Expressing your love of music

Oh my gosh! Turn up the radio, I love this song!

That’s my jam.

Rock those beats.

Those are some nifty tunes.

The number of ways people express their love for music is endless. They vary from region to region and across the world, but most people have been moved by music at some point in their lives.

Music has the ability to affect people.

It comforts us when we’re sad. It enhances our happiness when all is well. At times it seems to answer all of life’s most difficult questions.

For me, folk music finds its way into my soul. One of the most frequently played songs on my iPod right now is Marcus Mumford’s and Oscar Isaac’s rendition of “Fare Thee Well.”

It is simple, beautiful and for no other reason reaches me.

The song appears on the soundtrack for the film “Inside Llewyn Davis,” which is all the life of a young singer finding his way in the 1961 folk scene in New York City. I haven’t seen it, but I have the entire soundtrack.

Other forms of art can also find a home in our lives. Not just for artists, but for consumers of art.

In college, I took a couple of art history classes and had a membership to the Art Institute of Chicago. The membership was cheap so I took advantage of it and any chance I had I’d wander the galleries of the lakeside museum.

No matter where I started, I always ended up sitting in front of one particular painting — “Blue Guitarist” by Pablo Picasso. It depicts an old man, hunched over playing his guitar. It is not exactly the most uplifting piece in the museum, but I liked the story behind it.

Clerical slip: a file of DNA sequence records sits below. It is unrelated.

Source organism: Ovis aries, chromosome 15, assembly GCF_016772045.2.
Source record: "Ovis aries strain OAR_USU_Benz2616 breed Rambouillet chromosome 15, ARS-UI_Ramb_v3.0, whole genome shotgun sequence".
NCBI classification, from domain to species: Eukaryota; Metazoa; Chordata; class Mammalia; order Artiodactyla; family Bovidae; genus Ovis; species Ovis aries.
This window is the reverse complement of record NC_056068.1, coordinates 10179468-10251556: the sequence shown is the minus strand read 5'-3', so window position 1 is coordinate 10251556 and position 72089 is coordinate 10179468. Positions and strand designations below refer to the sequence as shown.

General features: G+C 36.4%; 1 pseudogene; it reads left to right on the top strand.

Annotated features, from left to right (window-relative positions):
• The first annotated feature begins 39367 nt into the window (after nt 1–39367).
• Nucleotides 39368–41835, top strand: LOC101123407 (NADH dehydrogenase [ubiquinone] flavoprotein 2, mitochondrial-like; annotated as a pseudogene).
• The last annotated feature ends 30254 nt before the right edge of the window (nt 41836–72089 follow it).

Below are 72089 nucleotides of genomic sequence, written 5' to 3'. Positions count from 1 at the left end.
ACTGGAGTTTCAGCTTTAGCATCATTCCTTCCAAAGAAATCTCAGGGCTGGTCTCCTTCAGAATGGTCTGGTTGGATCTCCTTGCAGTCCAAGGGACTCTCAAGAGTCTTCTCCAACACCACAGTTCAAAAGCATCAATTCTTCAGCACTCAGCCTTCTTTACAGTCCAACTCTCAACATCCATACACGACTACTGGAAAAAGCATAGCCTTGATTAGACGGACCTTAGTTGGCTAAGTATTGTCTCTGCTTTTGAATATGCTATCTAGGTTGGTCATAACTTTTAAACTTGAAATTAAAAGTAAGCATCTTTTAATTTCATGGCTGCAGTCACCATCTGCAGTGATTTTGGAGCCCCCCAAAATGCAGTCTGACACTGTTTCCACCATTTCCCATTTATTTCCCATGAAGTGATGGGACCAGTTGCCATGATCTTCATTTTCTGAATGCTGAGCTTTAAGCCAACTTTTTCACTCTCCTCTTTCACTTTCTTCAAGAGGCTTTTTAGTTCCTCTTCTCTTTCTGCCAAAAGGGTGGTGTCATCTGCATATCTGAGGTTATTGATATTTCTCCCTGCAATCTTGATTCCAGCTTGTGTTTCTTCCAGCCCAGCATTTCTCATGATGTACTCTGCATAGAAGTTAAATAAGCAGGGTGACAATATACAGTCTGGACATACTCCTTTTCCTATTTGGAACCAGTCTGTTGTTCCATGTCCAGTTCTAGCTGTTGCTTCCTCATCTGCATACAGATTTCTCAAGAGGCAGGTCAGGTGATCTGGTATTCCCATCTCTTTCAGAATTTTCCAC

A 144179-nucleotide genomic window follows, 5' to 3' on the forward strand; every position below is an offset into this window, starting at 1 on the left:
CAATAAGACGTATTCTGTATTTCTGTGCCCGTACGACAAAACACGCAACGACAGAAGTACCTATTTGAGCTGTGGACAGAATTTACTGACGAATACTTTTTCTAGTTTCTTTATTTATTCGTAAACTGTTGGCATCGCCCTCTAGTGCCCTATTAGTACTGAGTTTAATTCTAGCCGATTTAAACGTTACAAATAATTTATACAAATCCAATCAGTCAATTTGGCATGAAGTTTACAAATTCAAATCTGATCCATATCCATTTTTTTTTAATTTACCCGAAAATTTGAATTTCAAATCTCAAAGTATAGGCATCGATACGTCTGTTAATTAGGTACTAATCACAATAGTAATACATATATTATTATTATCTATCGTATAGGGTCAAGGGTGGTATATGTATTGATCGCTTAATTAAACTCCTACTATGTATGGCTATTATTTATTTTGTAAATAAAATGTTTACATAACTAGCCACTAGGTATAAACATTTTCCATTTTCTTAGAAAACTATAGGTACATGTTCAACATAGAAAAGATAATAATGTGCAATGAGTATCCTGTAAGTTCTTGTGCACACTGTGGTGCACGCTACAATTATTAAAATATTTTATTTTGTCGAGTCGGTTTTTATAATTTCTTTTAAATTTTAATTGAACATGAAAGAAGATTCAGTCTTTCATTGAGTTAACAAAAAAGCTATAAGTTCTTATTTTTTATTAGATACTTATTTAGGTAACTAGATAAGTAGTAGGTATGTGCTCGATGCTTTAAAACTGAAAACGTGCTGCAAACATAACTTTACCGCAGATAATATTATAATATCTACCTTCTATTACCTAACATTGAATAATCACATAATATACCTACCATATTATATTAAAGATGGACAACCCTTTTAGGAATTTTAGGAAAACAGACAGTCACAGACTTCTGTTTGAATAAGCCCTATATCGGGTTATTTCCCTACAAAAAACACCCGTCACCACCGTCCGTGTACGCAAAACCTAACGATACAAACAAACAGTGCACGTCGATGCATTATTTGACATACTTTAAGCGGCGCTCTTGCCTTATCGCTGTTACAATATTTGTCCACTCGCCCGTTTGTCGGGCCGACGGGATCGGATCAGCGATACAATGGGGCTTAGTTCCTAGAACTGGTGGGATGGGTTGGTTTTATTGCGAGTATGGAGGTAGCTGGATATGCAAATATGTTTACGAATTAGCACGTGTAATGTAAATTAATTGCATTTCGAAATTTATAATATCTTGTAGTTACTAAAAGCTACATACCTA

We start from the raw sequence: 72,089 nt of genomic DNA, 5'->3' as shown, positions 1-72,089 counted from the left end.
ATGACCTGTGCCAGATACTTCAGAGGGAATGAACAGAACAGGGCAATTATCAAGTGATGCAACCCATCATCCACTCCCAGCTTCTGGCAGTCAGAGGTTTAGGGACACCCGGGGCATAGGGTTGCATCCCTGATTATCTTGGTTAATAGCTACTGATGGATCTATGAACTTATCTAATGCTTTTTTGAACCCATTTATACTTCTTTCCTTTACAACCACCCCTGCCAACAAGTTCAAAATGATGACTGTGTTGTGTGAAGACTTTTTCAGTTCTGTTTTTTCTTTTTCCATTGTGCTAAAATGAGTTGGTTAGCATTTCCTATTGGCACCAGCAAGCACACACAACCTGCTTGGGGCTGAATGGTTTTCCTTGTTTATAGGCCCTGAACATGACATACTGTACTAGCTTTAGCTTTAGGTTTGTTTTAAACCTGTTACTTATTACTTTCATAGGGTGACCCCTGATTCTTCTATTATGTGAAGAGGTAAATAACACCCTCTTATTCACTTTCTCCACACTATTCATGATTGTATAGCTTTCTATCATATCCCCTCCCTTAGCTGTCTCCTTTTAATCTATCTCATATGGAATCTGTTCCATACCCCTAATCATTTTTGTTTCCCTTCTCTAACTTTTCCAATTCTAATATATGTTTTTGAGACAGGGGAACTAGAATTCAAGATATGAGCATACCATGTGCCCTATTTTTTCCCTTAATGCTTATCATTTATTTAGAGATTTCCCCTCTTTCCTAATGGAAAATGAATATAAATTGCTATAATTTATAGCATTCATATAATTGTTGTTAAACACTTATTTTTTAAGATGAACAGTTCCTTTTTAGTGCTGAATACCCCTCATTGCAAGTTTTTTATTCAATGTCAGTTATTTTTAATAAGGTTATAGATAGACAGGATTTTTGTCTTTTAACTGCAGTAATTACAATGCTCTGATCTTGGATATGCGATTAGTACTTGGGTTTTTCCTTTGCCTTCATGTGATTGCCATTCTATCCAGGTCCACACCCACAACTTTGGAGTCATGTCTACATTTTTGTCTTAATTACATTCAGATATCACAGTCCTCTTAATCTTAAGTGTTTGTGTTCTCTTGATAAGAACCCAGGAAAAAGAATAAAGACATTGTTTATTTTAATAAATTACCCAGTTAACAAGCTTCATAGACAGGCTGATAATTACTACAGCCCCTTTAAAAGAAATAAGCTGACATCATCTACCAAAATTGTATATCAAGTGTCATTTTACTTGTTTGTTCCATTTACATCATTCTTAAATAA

Several X-rays of the painting showed that on the panel Picasso had actually painted other figures before completing the guitarist. Right behind the musician’s neck you can see the ghostly outline of a woman’s head. He obviously painted over her, but the image is still there. I always liked the many interpretations and theories on why Picasso never finished that image.

The point of art, I think, is to move people.

The Sheridan Press’ spring edition of Destination Sheridan, set to be released in mid-April, will focus on the community’s creative economy.

Have you ever had a piece of art change your life? Or your outlook on life?

Tell us about it. We’d like to share stories about the impact of art in the spring magazine.

If you’re willing, send your story and contact information to me at kristen@thesheridanpress.com.

 

About

Kristen Czaban

Kristen Czaban joined The Sheridan Press staff in 2008 and covered beats including local government, cops and courts and the energy industry. In 2012, she was promoted and now serves as the managing editor for The Press. Czaban has a journalism degree from Northwestern University.

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